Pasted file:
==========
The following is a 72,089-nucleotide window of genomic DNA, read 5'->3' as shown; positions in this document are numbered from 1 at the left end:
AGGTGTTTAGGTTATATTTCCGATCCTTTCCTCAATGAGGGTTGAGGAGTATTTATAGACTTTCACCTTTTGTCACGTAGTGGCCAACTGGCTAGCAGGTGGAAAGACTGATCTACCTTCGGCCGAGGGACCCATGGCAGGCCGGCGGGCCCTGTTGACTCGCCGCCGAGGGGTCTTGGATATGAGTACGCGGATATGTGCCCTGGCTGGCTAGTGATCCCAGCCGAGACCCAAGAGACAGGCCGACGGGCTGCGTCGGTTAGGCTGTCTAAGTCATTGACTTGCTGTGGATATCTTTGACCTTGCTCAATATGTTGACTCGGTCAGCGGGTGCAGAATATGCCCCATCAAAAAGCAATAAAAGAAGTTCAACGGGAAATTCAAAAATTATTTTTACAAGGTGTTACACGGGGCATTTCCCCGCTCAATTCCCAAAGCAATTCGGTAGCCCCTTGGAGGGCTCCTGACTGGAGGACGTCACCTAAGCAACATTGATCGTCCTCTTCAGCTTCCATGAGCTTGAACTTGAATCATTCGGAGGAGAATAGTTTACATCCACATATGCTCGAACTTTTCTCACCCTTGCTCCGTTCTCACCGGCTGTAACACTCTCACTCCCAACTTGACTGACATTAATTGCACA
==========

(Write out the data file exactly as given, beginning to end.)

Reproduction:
The following is a 72,089-nucleotide window of genomic DNA, read 5'->3' as shown; positions in this document are numbered from 1 at the left end:
AGGTGTTTAGGTTATATTTCCGATCCTTTCCTCAATGAGGGTTGAGGAGTATTTATAGACTTTCACCTTTTGTCACGTAGTGGCCAACTGGCTAGCAGGTGGAAAGACTGATCTACCTTCGGCCGAGGGACCCATGGCAGGCCGGCGGGCCCTGTTGACTCGCCGCCGAGGGGTCTTGGATATGAGTACGCGGATATGTGCCCTGGCTGGCTAGTGATCCCAGCCGAGACCCAAGAGACAGGCCGACGGGCTGCGTCGGTTAGGCTGTCTAAGTCATTGACTTGCTGTGGATATCTTTGACCTTGCTCAATATGTTGACTCGGTCAGCGGGTGCAGAATATGCCCCATCAAAAAGCAATAAAAGAAGTTCAACGGGAAATTCAAAAATTATTTTTACAAGGTGTTACACGGGGCATTTCCCCGCTCAATTCCCAAAGCAATTCGGTAGCCCCTTGGAGGGCTCCTGACTGGAGGACGTCACCTAAGCAACATTGATCGTCCTCTTCAGCTTCCATGAGCTTGAACTTGAATCATTCGGAGGAGAATAGTTTACATCCACATATGCTCGAACTTTTCTCACCCTTGCTCCGTTCTCACCGGCTGTAACACTCTCACTCCCAACTTGACTGACATTAATTGCACA